Professor Salaita held a written offer from the university with the common stipulation that final approval of his appointment would be subject to the decision of the university’s board. With the encouragement of the faculty and administration at UIUC—including a written acknowledgment that he had signed your university’s contract—he resigned his tenured position at Virginia Tech and made plans to move his family so that he could begin an appointment with a starting date of 16 August 2014. You informed him in a letter dated 1 August 2014 that his appointment would not be submitted to the board, but your letter did not give a reason. Members of the UIUC faculty with varying positions on this case have observed that the abrupt withdrawal of the offer directly followed publicity over Professor Salaita’s comments on social media about Israel’s military campaign in Gaza.

The members of the MLA Executive Council join with the American Association of University Professors, the Center for Constitutional Rights, and many other groups and individuals in viewing the rescinding of Professor Salaita’s offer as a troubling response to his expression of views about a significant and controversial topic. The MLA is on record as believing that “[w]hen academic freedom is curtailed, higher education is compromised,” and the MLA has for years called on “college and university administrators and faculty members to support a culture of academic freedom for all teachers, regardless of rank and status” (http://www.mla.org/academic_freedom_2009). Believing that the right to express unpopular views on important issues in various media is critical to the health of our democratic society and to its institutions of higher education, we call on you to redress what seems an unjustified decision.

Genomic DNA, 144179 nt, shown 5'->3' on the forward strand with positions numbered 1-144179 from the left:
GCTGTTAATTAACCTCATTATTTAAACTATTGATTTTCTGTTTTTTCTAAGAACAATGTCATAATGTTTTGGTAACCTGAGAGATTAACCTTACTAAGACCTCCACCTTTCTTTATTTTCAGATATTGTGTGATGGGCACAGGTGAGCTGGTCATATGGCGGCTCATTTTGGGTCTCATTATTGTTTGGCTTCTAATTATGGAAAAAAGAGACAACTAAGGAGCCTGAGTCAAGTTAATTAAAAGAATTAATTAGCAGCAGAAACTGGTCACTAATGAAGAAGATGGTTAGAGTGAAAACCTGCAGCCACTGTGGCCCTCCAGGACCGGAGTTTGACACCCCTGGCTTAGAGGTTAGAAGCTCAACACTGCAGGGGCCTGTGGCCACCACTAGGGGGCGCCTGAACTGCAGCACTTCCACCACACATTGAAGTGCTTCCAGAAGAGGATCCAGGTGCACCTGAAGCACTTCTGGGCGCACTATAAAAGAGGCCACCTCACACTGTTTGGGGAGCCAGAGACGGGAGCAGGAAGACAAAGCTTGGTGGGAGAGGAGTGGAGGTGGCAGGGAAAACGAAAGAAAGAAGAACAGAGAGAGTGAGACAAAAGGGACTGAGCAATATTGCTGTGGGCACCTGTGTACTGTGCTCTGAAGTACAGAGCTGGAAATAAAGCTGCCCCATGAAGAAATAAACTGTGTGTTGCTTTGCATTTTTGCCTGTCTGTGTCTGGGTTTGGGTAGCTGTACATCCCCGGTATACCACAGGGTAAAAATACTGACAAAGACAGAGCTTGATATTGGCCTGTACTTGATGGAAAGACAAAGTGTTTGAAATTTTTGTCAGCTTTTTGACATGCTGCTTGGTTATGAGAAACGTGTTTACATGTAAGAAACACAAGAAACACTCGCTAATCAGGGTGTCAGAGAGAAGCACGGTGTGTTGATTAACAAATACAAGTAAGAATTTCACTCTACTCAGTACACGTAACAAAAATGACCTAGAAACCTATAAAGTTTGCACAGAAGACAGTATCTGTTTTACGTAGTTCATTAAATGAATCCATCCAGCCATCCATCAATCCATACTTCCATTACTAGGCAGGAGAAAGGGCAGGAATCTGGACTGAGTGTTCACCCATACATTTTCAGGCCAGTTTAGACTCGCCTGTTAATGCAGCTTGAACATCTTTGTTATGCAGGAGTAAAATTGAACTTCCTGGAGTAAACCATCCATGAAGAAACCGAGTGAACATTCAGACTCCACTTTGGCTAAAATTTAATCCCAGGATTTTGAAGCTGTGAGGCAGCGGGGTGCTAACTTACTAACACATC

Yours sincerely,

Margaret W. Ferguson, MLA president

Roland Greene, MLA first vice president
I have added for the convenience of the reader the relevant Article and section that the University of Illinois at Urbana-Champaign claim within their statutes support academic freedom and tenure. While Emerson wrote: “A foolish consistency is the hobgoblin of little minds,” in this case consistency is sorely lacking and should be adhered to: